Media, often chastised for their slow recognition of the impact of technology, is now embracing the digital world and rapidly reinventing its business. That was the theme shared by a panel of media representatives at DCWEEK yesterday. A case in point offered by Angie Goff, with NBC Washington: she raised eyebrows from bosses two years ago when she solicited input from viewers through Twitter, but now it is the station that actively promotes her Twitter handle on-screen while she broadcasts.
Insights from the panelists on the state of media today in a digital world:
• Angie Goff, NBC Washington, on Crowdsourcing: “What people like drives our news content. Whether a journalist or not, everyone has a voice. We are crowdsourcing with people that know more than journalists. We make people feel like they have a piece of the news. I’m surprised that more news outlets don’t have social media reporters that sort through content and data.”
• Vijay Ravindran, Washington Post, on Audience-Building: “Moving from a general content provider to a specific content provider is challenging. You have to know what you are best at and you need a concentrated strategy. We are for Washington and about Washington, we are not a national paper of record.”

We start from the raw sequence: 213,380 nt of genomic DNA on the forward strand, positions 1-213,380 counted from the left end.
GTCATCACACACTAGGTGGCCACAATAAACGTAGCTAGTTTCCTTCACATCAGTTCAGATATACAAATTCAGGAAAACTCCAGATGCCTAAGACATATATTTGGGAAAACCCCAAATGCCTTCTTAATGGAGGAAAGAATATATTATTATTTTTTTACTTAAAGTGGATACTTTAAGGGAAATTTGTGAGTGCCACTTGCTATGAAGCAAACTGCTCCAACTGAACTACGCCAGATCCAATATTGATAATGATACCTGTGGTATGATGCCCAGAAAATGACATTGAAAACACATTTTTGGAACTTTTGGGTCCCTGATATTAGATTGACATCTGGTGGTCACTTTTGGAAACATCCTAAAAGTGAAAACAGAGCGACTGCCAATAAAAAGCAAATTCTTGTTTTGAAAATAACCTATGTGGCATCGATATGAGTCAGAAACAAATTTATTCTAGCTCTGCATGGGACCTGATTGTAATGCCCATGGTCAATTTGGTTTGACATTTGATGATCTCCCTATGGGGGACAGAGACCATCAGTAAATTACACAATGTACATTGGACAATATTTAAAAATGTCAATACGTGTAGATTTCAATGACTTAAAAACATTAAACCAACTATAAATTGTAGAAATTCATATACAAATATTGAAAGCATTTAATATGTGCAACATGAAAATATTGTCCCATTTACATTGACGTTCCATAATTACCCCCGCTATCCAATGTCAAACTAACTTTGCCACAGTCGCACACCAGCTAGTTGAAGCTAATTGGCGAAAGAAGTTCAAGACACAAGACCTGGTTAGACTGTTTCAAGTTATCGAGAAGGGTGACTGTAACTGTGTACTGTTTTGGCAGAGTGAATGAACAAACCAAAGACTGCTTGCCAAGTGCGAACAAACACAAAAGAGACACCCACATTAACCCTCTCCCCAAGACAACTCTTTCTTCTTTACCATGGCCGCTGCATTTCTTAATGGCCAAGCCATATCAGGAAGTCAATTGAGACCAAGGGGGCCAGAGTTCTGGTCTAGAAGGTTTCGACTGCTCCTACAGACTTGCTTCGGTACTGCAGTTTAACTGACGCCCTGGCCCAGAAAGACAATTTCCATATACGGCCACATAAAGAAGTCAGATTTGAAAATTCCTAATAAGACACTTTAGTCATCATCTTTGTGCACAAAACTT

• Susan Poulton, National Geographic, on Quality Journalism: “As we opened up to other audiences, some at NatGeo worried whether the quality of photos and the quality of writing would be the same. What we found was that the level of curation was raised by attaching the NatGeo brand and some of the photos submitted were just absolutely amazing.”
• Vijay Ravindran, Washington Post, on Monetization: “Everyone has been focused on building audiences and there has not been much innovation around monetization. There will be a flood of innovation surrounding monetizing original content or it will get smaller and smaller. Those are the only two options. The key for the music business when it went digital was to own the total experience not just the music.”
• Angie Goff, NBC Washington, on Content Creation: “More than ever now, there is a need for constant content. We don’t care where it comes from, but the key is making it relevant and something our users have shown an interest in. We don’t want to be a commercial.”
Recently I gave a talk at SMU (Singapore Management University) on the future of social media and its impact on businesses. Here is a blog post by Michael Netzley on the talk.
In a nutshell, I see 4 key drivers that will shape the way we work: Enterprise 2.0, Mobile, Content and Video, and finally Crowdsourcing. All of them are related in one way or another.
If you think that only 10 years ago we were dealing with Y2K, that Google was just one and a half years old, that we were excited by the first USB flash drive… We can only imagine what’s ahead, in the next 10 years.
David Carlson: Social Media and Traditional PR